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Artificial intelligence will never replace you
“Read, every day, something no one else is reading. Think, every day, something no one else is thinking. Do, every day, something no one else would be silly enough to do. It is bad for the mind to be always part of unanimity.” ― Christopher Morley
We’re going on an exploration of authenticity that spans Shakespeare to artificial intelligence, from Robin Williams to Dame Judi Dench, and includes poetry and video. So brush up your Shakespeare and let’s get to it.
There’s no question that AI is a force to be reckoned with and understood. With the White House’s Executive Order on AI last week to the OpenAI developer conference this week, it’s popping up everywhere.
No matter your industry, artificial intelligence will have some impact on it.
Not necessarily in the job-stealing, dystopic way that’s so often portrayed, but certainly through various methods of making processes more efficient. And that includes creating content.
The problem I have with AI-generated content is the relative lack of emotion or human voice. Oh sure, it does fine with mimicking content that’s already out there (because that’s what was fed into it).
But if you want AI to generate a piece of content that sounds just like you, the output isn’t quite there. Yet.
As Mister Rogers used to remind us, “there’s no one else quite like you.” And that matters when you’re showing up to customers, employees, shareholders or anyone else for whom you’re writing.
The late Robin Williams was, to put it mildly, an original. There was no one else quite like him. His manic rantings that might veer in seven different directions in the span of a minute kept everyone around him on edge and in stitches.
Case in point: Williams had only one line to deliver in a commercial from 1980:
“Howard Storm is now directing commercials. If he can work with me, he can work with you.”
Instead, he improvised for over 13 minutes, driving the director crazy. Here are some outtakes:
Via artneversleeps on Instagram
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In a slightly different way, William Shakespeare’s work constantly surprised people. His storylines were relatable, his writing paved the way for many expressions in the English language, and his poetry knew how to touch every depth of human emotion.
His “Sonnet 29” is the perfect example: it begins with isolation, envy, and despair, but by the 9th line, the mood changes to one of love, joy, and happiness, overcoming the envy for kings and their riches.
When, in disgrace with fortune and men’s eyes,
I all alone beweep my outcast state,
And trouble deaf heaven with my bootless cries,
And look upon myself and curse my fate,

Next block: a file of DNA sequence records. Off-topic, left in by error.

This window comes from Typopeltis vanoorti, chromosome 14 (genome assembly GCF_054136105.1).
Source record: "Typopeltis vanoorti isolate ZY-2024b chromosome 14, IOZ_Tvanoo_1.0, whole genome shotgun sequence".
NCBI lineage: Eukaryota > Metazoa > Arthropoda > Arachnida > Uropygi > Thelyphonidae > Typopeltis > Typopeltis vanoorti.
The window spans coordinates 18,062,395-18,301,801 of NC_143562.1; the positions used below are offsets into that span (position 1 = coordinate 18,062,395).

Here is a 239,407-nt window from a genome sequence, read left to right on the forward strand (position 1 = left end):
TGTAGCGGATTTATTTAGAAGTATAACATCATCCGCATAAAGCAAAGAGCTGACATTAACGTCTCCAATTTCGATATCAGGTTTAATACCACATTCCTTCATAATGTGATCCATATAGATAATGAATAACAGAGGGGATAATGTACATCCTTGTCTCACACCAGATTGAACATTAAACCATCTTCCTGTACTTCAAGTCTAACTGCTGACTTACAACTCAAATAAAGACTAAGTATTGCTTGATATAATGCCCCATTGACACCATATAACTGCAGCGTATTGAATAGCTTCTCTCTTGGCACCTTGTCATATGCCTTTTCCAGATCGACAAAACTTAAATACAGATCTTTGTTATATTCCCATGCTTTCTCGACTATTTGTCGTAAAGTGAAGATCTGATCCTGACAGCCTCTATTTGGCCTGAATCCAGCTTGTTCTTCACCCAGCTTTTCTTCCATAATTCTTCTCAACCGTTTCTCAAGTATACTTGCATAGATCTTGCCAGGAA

Wishing me like to one more rich in hope,
Featured like him, like him with friends possessed,
Desiring this man’s art and that man’s scope,
With what I most enjoy contented least;
Yet in these thoughts myself almost despising,
Haply I think on thee, and then my state,
(Like to the lark at break of day arising
From sullen earth) sings hymns at heaven’s gate;
For thy sweet love remembered such wealth brings
That then I scorn to change my state with kings.
It doesn’t get much more Shakespearean than that.
But when it comes to AI, I was curious: could we get ChatGPT to take Shakespeare’s sentiments and create an output similar to another author who might be more familiar — even more accessible — to us?
What if we wanted Shakespeare’s “Sonnet 29” in the style of Ernest Hemingway?
In the dumps with no luck or friends, I cry alone.
I cuss my fate and beg the heavens, though they don’t hear.
Wishing for others’ lives and skills, never my own.
Yearning for what they have, while I’m drowning in fear.
But sometimes, I remember you, and everything shifts.
Like a morning lark breaking free from the gloomy ground.
My heart sings at the gates of heaven, and my spirits lift.
Your sweet love’s memory turns my world around.
I no longer envy kings and their lofty reigns.
Your love, my treasure, makes me forget those things.
Not exactly a sonnet and not exactly poetry, it does capture Hemingway’s blunt and staccato style. We get a sense of Hemingway, at least.
There’s no one who has your unique style, mannerisms, quirks, and tone.
Don’t think for a moment that replacing it with a just a sense of you is acceptable.
It may be efficient, but it’s not sufficient.
And because I promised you Dame Judi Dench, Dame Judi Dench you shall have. Last week on The Graham Norton Show, the host put her on the spot and asked her to recite some Shakespeare (“like having a Shakespeare jukebox”).
Her impromptu recitation of “Sonnet 29” is one for the ages:
Thanks, and I’ll see you on the internet.
P.S. Speaking of being yourself, you might want to check out the latest episode of Timeless Leadership: